Ultra Vires


Finding Love in Law School…?

Dating is hard enough without 100 percent exams, OCIs, and cold calling in the mix

Credit: John Felise via Unsplash

With Valentine’s Day around the corner, some might be feeling the heat, whether in a relationship or not. Now, let’s add midterms, student debt, and the overall pressures of law school to the mix. *queue that sad indie girl playlist*

Law students are known for being overworked and stressed, so the mere idea of dating might seem impossible to some. Is it easier to date other law students? Should you be looking outside the four walls of the Jackman Law Building, or should we just be hunkering down and focusing on our readings for the time being? Since February 14 might come with some social expectations to either be in love or be in pursuit of it, I thought I might get some law students’ opinions on finding love in law school.

Being Single in Law School

It might be common for many of us to put work before relationships. And that is totally fine! Our internal competition and drive to succeed are some of our best qualities (debatably), so it’s understandable for some law students to choose to remain single and focus on school. For others, it’s about striking the right balance between school and social life. 

There is nothing wrong with being single in law school. Whether that’s a choice, you haven’t found “the one,” or you’re simply not interested in dating, going solo can be freeing, especially during these formative school years. There are lots of other things to worry about or focus your time on outside of dating apps or however else people meet these days.

If you’re single, you’re not alone. Society and even law school culture at times might make us feel as if finding a relationship is the last piece of the puzzle that we need to achieve before we graduate. People might say that you should find someone before you article, before life gets too crazy. That’s obviously BS. You can find someone at any point in your life, or you can get your fulfillment from family and friends. And if you choose to throw yourself into your career, then that’s perfectly okay. 

Dating Within Law School

It might be appealing to date other law students—they’re easy to meet, they understand the highs and lows of U of T Law, and they likely have many of the same interests. However, for many, the thought of dating within the law school isn’t ideal. One student says that while people can find very compatible partners in law school, that would not be their preferred situation. “I think law school is a tight-knit environment, and dating in school, especially dating a couple of people in school, can cause a lot of drama,” the student claimed. Another student said that they have seen more successful relationships outside of law school than within. While having a partner who is a fellow law student can bring comfort and relatability, others might seek relationships outside of the law school for a reprieve from the strain of studying law. “It’s nice to go home and talk to someone who doesn’t even know what “Bay Street” means.”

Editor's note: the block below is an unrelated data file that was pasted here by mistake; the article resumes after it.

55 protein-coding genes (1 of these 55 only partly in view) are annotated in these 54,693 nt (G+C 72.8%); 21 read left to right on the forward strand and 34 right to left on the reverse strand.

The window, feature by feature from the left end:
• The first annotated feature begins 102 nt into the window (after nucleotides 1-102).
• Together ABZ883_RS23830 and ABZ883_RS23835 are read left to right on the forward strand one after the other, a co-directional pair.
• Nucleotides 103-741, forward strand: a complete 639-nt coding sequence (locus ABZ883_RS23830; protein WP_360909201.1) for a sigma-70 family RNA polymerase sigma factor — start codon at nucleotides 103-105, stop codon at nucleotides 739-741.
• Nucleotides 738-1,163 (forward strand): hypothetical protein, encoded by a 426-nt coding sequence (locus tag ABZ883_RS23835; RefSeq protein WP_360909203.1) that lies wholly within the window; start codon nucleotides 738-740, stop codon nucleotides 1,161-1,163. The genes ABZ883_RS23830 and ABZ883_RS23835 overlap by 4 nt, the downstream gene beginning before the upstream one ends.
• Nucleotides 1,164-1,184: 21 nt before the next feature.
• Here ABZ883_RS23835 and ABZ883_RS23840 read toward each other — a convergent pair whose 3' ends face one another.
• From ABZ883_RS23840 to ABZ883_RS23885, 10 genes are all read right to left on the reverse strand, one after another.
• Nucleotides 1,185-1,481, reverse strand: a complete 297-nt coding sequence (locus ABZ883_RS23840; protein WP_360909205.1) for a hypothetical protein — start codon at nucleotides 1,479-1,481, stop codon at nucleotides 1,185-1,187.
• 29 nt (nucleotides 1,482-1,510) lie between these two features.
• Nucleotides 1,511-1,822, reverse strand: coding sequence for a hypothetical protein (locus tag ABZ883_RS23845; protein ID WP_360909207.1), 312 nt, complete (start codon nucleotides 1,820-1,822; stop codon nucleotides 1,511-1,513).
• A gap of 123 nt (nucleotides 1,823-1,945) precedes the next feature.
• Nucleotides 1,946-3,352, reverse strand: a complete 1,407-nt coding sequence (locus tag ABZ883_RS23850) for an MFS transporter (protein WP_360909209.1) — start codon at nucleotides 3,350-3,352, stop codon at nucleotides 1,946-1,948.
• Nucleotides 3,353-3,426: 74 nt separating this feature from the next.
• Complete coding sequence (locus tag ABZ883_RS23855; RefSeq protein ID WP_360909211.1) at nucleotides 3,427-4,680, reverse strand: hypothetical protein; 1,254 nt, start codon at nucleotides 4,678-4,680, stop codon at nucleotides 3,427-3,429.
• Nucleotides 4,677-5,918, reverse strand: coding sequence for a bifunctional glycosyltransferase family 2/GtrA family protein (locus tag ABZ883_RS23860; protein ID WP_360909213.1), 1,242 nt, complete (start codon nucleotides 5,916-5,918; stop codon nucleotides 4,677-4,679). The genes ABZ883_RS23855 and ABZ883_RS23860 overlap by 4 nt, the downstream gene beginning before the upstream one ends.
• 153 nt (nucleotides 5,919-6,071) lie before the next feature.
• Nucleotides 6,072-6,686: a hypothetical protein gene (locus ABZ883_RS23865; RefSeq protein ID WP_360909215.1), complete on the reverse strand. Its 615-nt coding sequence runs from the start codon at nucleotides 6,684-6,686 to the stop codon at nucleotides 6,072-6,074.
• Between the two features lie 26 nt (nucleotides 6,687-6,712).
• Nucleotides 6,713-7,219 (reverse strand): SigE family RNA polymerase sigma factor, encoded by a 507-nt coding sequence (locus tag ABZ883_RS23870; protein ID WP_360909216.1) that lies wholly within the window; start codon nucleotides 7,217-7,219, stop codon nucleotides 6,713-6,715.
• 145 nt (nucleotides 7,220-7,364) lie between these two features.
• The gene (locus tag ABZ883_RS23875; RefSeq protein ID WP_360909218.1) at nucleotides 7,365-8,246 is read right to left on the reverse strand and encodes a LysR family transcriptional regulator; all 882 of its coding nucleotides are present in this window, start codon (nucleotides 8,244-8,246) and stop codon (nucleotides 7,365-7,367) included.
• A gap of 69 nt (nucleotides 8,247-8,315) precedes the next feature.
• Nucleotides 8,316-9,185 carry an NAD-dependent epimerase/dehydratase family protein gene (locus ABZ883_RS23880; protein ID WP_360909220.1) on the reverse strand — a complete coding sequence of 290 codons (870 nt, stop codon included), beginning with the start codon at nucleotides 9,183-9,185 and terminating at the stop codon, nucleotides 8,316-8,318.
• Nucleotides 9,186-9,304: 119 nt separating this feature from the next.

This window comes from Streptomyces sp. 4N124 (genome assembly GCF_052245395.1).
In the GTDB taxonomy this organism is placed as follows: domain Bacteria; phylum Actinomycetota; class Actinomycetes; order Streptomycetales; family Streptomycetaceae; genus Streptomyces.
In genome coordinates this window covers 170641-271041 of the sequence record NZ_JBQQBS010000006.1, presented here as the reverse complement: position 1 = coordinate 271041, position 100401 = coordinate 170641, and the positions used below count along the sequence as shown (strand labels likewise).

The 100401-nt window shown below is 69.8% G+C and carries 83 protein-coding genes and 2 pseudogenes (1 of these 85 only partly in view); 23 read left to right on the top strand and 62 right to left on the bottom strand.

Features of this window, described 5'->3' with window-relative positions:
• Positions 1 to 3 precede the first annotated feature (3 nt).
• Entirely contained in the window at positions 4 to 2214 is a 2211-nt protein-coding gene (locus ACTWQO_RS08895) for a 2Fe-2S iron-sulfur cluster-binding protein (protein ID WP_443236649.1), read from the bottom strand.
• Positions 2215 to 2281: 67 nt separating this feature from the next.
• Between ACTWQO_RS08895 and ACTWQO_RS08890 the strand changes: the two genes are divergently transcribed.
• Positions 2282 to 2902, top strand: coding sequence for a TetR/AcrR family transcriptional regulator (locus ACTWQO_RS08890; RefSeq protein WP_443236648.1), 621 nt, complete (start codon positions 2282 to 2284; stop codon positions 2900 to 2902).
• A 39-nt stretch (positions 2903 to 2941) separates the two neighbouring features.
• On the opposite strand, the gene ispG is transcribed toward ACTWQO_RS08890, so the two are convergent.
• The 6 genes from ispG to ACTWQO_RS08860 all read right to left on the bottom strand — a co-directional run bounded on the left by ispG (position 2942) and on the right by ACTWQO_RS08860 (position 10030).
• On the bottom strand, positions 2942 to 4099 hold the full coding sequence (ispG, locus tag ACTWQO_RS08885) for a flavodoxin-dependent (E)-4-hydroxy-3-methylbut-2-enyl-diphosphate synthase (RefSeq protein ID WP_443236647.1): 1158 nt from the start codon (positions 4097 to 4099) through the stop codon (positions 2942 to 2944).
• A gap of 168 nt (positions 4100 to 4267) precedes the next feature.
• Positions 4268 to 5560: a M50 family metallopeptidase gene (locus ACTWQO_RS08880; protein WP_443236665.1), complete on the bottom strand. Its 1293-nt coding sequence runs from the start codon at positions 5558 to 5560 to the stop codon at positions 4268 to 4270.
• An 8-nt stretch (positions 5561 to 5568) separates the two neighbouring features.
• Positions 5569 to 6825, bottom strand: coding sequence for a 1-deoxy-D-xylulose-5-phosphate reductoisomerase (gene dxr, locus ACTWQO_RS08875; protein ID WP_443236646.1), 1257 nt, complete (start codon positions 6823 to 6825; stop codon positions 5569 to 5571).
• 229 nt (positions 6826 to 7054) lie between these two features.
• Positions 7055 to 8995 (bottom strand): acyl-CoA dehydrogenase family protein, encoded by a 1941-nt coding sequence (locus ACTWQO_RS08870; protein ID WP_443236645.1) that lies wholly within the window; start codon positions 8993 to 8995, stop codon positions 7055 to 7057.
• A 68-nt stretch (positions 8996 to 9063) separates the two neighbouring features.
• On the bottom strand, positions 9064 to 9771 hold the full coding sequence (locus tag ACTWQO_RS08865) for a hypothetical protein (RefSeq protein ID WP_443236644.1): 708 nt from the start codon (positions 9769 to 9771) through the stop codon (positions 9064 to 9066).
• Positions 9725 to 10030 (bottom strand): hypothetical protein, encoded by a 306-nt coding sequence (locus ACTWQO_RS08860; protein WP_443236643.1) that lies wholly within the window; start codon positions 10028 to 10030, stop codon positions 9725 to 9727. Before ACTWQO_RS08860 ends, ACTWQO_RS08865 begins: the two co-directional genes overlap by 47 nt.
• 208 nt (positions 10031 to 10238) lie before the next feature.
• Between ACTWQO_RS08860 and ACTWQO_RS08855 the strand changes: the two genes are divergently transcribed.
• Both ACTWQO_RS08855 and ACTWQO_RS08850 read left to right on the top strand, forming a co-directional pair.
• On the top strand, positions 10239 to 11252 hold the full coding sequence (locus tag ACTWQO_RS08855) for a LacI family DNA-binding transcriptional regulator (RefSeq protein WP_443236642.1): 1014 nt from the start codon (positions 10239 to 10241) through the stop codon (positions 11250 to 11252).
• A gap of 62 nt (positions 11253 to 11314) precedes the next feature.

That is not to say that dating other law students can’t be great. Another student expressed gratitude that their partner can study with them and have a similar schedule to theirs. “I like having a partner in the same field because we fully understand what it means to be in law school and how hard it can be; we are a good support system for each other.” Sometimes, people outside of our little U of T Law bubble might not get why we’re sweating over the 2L or articling recruits, or what an HH means. “You can share the hate for the same classes and laugh at memes together,” one student pointed out. It can be nice to have someone who just gets it.

Maintaining Relationships Outside of the Law School

Many people in law school have partners outside of law, and this can be a great thing! One student mentioned that “having separate interests from my partner is what brings us together—we’re always learning something new from each other.” It can definitely be nice to have a different perspective on things. When school or work gets intense, it can be refreshing  to talk to someone who can show you that there is more to life than the law. 

Clashing schedules or studying stress can get in the way of students’ relationships with others who might not understand the hectic world of law. Both parties might have to compromise to find the time to see each other while also supporting one another, even when the non-law student might appreciate or comprehend the worries of law school. The law student might also need extra support and compassion when going through exam season or a round of in-firm interviews. 

These concerns persist in any relationship, though, and there are many pros to sharing your life with someone who isn’t in your direct line of work. Whether it’s getting a break from talking about law at all, or fascinating your partner with new information about whatever legal field you’re into, there are always perks to dating outside the law school. 

Final Thoughts

In an article written by Katherine Laidlaw called “Single in Law School? You’re Not Alone,” the author asks a recent law school graduate for his opinion about dating in law school. Laidlaw puts great emphasis on how students may feel lonely in school and how to “make the most of singledom.” While I empathize with the subject of the article, I don’t necessarily agree with the premise. Yes, students may feel lonely, but I don’t think that’s solely because of their relationship statuses. And I definitely don’t agree that people have to “make the most” out of being single. A relationship (or lack thereof) is not a life sentence, and there are, or should be, many other things that school and life have to offer. 

In conclusion, we already put enough pressure on ourselves as it is, so let’s not worry ourselves more.

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